Turner Sports Cars   Articles

Sports Car and Lotus Owner magazine
February 1957

Courtesy of Ken Young

[The article was re-created by re-typing to make down loading time quicker.]

THIS fairly recent addition to the list of British cars, the Turner 950 can faithfully be described as a genuine hand-made sports car accommodating two people in perfect comfort, having an excellent performand and being both economical to run and inexpensive to buy.

Although Jack Turner has been making sports and racing cars for several years, it is only 18 months or so since the Turner Sports first appeared, with the BMC 803 cc ohv engine.  During a period of steady development since, several modifications have been made, perhaps the most important of which has been a change over to the new 948 cc BMC engine currently fitted to the present Morris 1000 and Austin A35.

The chassis frame is a rigid ladder-type construction made from 3 in diameter 16 gauge, 45 ton tensile strength, steel tubing.  A prefabricated sheet steel framework takes the suspension, made up of Austin A 30/35 components with the exception of the coil springs which differ only in spring rate.  The light weight of the car allows springing to be softer than normal.  Outriggers from the main frame of the chassis provide support for the flooring.  Rear end of the gearbox is rubber-mounted to the main cross member of the frame.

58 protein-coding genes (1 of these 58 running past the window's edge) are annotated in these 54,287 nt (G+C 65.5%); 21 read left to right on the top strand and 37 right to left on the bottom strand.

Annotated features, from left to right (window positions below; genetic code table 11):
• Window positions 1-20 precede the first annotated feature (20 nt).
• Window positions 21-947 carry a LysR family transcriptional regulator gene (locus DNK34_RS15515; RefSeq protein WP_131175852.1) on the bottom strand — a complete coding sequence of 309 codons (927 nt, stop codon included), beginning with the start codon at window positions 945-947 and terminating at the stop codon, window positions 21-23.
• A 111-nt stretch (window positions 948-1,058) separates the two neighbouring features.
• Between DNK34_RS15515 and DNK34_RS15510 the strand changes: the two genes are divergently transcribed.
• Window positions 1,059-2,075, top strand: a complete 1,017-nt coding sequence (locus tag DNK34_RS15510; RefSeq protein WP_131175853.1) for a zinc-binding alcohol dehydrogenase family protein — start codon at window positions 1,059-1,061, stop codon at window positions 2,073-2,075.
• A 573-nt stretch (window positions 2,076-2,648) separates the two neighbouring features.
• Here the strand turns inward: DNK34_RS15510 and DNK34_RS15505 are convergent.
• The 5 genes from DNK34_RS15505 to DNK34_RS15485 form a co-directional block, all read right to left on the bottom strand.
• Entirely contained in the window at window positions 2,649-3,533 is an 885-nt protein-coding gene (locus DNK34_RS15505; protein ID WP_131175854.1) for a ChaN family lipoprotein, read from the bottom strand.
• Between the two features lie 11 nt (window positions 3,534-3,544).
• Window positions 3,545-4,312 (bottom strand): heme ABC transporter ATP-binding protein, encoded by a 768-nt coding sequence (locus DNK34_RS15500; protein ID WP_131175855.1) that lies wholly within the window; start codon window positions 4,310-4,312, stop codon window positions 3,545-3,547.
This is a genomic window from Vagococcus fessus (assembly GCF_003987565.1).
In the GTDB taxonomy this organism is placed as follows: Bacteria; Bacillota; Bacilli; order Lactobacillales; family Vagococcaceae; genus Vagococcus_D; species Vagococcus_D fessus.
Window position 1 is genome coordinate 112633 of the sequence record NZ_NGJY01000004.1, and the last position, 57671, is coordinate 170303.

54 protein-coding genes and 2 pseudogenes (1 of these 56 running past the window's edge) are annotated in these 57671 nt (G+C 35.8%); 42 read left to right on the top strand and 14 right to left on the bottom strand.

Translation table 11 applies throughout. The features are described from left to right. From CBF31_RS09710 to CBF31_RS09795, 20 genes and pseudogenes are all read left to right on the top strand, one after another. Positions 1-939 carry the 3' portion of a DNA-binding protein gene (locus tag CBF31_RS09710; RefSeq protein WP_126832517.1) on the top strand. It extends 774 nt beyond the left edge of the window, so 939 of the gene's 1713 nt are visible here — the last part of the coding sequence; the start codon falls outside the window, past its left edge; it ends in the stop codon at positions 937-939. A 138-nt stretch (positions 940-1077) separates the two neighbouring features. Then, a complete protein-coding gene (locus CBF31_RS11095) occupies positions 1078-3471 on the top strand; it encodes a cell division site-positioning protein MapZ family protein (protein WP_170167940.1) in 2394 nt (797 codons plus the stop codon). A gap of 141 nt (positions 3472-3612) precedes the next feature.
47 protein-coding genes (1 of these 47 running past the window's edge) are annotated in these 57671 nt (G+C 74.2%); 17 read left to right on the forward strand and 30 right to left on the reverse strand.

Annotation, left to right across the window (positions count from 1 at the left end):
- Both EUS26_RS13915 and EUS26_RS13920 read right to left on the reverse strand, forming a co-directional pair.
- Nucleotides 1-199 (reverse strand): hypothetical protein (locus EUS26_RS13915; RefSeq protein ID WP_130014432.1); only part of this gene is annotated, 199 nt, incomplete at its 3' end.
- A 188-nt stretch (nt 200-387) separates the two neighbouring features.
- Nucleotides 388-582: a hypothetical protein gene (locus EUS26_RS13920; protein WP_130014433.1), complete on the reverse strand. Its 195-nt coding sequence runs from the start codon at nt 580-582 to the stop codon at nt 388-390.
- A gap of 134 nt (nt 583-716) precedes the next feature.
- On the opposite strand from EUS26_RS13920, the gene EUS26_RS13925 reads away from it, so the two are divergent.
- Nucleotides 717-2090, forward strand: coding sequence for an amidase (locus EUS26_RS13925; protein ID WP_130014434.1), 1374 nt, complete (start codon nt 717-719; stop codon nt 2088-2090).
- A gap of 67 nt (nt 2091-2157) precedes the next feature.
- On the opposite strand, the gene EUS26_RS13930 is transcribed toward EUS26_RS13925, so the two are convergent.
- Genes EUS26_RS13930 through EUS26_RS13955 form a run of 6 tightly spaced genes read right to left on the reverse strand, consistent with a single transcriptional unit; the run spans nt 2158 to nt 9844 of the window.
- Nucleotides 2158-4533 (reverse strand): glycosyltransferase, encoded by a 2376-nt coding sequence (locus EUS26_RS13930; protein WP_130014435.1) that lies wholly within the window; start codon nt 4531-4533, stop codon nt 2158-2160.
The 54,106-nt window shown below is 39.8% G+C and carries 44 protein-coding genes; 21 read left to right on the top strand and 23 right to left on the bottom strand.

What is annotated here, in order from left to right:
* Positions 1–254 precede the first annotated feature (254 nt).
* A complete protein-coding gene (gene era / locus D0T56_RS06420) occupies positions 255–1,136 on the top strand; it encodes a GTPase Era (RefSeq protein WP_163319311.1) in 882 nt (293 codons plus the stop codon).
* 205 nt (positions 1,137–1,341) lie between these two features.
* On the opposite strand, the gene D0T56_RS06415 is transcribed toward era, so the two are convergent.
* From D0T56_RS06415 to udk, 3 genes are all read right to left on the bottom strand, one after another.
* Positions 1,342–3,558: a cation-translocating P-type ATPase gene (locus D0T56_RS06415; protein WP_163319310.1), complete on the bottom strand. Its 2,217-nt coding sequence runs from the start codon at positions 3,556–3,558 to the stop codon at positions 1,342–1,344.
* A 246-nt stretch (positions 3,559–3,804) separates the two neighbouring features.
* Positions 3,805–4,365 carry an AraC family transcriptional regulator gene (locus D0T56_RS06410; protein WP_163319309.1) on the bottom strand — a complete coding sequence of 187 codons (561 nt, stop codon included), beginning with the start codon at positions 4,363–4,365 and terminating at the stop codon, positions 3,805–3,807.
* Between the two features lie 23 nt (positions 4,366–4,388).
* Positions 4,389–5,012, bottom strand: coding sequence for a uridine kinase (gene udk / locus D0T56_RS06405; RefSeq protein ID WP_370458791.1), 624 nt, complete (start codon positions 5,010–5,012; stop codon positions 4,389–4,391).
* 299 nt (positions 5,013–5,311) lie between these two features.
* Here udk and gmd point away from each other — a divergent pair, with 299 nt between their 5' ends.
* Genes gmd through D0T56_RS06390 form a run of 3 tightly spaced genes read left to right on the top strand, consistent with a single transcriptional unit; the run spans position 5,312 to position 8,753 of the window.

The rear suspension makes use of a standard A 30/35 axle sprung by laminated 7/8 in square torsion bars attached to and located by trailing links.  The prototype was originally equipped with 3/4 in square torsion bars, but the were inadequate.  Lateral location is by a Panhard rod.  The trailing links act as radius rods, but a true radius rod on the off-side of the chassis is mounted above the trailing link to prevent the axle twisting under acceleration and braking.  Damping is provided by Girling telescopic shock absorbers mounted on a prefabricated extension aft of the chassis frame and anchored at the bottom to a bracket on the axle casing.